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Our Sorcerer was hit by massive Int drain, to the point that she had an effective Int of 2. Between then and the time we could fix her Int drain, could she cast spells?

There are two obvious factors:

To cast a spell, you must be able to speak (if the spell has a verbal component)...

Having a low Intelligence means that you can't understand language:

Creatures of animal-level instinct have Intelligence scores of 1 or 2. Any creature capable of understanding speech has a score of at least 3.

Thus, she would not understand the words necessary to fulfil the verbal components of her spells.

However, the Sorcerer:

can cast any spell she knows without preparing it ahead of time. To learn or cast a spell, a sorcerer must have a Charisma score equal to at least 10 + the spell level.

Thus, the verbal components need not necessarily be intelligible speech, just words that "feel right" for the spell (borrowing from the Dresden-verse a bit). And, while she didn't understand language, she still had all of the physical equipment to produce language's sounds.

Tactics, targeting, etc. aside, do RAW speak specifically to an extremely-low Int spontaneous caster's ability to cast?

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Probably yes, a sorcerer with an Intelligence score of 2 yet possessing sufficient Charisma can still cast spells with verbal components

The GM can rule that a low-Intelligence sorcerer can't cast spells, but the game doesn't outright say such a sorcerer can't cast his spells. Therefore, ultimately, the GM must decide. That's because according to Components

A verbal component is a spoken incantation. To provide a verbal component, you must be able to speak in a strong voice.

While Pathfinder has several sets of rules for things called incantations (e.g. here, here), the term incantation as mentioned in Components is undefined, so the GM can then consult his favorite dictionary and use that definition of incantation to tell the sorcerer player No spellcasting for you.

Further, the GM may rule that the sorcerer's low Intelligence score makes him incapable of verbalizing at all, dropping the poor sorcerer back to the prelinguistic stage of language development.

But, assuming that the GM doesn't want to player to head off to the other room and play Smash Bros. until the sorcerer's Intelligence is at least 3 and that the player appreciates the challenge of role-playing, essentially, a dog with a built-in shotgun, the DM should permit the low-Intelligence sorcerer to cast spells.

Note that I would be very wary around a dog with a built-in shotgun, especially if that shotgun were reloaded automatically each time the dog wakes up from a long nap. I'd go to great lengths to keep that dog fed, happy, safe, and appropriately amused.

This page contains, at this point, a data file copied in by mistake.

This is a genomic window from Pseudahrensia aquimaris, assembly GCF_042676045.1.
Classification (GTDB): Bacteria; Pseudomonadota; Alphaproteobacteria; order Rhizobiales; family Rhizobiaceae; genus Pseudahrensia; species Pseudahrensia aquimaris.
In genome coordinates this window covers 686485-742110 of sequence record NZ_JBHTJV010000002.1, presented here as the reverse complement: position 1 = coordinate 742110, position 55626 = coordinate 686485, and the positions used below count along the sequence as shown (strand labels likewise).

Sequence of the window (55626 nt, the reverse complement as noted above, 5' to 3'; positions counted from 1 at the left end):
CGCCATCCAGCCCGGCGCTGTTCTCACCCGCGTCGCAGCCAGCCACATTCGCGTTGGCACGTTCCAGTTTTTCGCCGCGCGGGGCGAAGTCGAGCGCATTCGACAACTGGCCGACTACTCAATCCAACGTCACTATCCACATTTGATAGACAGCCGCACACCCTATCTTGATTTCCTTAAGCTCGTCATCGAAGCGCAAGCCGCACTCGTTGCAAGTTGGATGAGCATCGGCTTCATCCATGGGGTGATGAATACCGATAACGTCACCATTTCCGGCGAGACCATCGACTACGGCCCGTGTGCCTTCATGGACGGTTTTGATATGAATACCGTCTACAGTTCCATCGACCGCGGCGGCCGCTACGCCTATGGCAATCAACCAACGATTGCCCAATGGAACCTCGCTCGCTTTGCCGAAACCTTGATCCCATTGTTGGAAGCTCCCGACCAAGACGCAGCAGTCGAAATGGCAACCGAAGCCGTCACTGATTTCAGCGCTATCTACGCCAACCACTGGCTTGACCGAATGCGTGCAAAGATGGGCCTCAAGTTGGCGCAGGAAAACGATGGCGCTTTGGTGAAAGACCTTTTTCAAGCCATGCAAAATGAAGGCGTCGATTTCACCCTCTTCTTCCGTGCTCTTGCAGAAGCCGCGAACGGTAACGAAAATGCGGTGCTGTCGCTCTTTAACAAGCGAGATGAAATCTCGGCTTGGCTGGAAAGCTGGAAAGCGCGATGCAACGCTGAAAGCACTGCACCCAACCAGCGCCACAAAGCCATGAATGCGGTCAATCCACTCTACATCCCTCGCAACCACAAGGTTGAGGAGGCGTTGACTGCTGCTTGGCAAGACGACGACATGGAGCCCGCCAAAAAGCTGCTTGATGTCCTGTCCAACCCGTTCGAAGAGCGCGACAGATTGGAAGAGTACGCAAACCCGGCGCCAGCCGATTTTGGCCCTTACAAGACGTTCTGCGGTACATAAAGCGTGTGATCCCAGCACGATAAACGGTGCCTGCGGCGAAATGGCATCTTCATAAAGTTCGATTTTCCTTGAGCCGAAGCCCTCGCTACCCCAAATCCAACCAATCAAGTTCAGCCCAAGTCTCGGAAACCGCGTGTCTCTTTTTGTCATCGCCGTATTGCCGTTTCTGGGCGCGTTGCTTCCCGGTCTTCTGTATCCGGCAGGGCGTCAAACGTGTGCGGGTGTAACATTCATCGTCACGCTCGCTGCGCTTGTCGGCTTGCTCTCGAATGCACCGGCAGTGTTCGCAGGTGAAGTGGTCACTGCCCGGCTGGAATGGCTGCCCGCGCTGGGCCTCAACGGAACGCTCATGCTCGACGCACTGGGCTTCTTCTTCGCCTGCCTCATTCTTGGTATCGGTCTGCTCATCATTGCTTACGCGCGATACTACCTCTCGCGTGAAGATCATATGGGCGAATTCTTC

Because it's been referenced in several Comments, in Pathfinder's antecedent Dungeons and Dragons 3.5, under Monsters as Races it says

Creatures who have an Intelligence score of 2 or lower, who have no way to communicate, or who are so different from other PCs that they disrupt the campaign should not be used.

Then, later under Ability Scores for Monster PCs, it says

The separate table for [modifying a PC's] Intelligence [score when the PC is a monster] ensures that no PC ends up with an Intelligence score lower than 3. This is important, because creatures with an Intelligence score lower than 3 are not playable characters.

Neither artifact, so far as I can tell, appears in Pathfinder.

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While there is no mechanical effect stopping a sorcerer from casting any spell they know with only int 2 (Assuming their charisma is restored high enough to meet the minimum of course), the term know is what get's fuzzy here.

At Int 2, any tactics out side of the feral basics (Surround them, go after the weak one, if they fight back enough that you can't keep calling them prey and you're not starving; you back off) is going to be too complex for their temporarily stunted mind. [Insert meta joke where wizard insists that is average for sorcerers.]

This can quickly enter the realm of roleplay a character 'too smart' if the sorcerer's player doesn't take into account the fact that not only can the sorcerer not say the word diameter, they can't figure out who is inside of one if they choose to center a blast on the goblin that just hit her with a throwing ax.

This is one of the situations where the DM might need to have the cleric make a heal (or wisdom) check in order to lay down a ruling as obscure physiological knowledge.

Honestly, if I was DMing in this situation, I'd have the sorceress's player list out their attack spells, their offensive buff/Fight spells and their defensive buff/Flight spells, (in order of ascending spell level) and have them roll on a chart to see which one they end of using when they select from the category. Is this Rules As Written, no. But it is Rules As Fiat'ed, for dealing with a situation that should be 1) debilitating enough the sorceress's player never again wants their Int going below 3 and 2) amusing enough that no one will forget the story.

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  • \$\begingroup\$ +1: While not exactly fulfilling the RAW tag, this is still a great answer as it provides a practical way of playing this scenario. \$\endgroup\$ – GreySage Jul 16 '15 at 16:21

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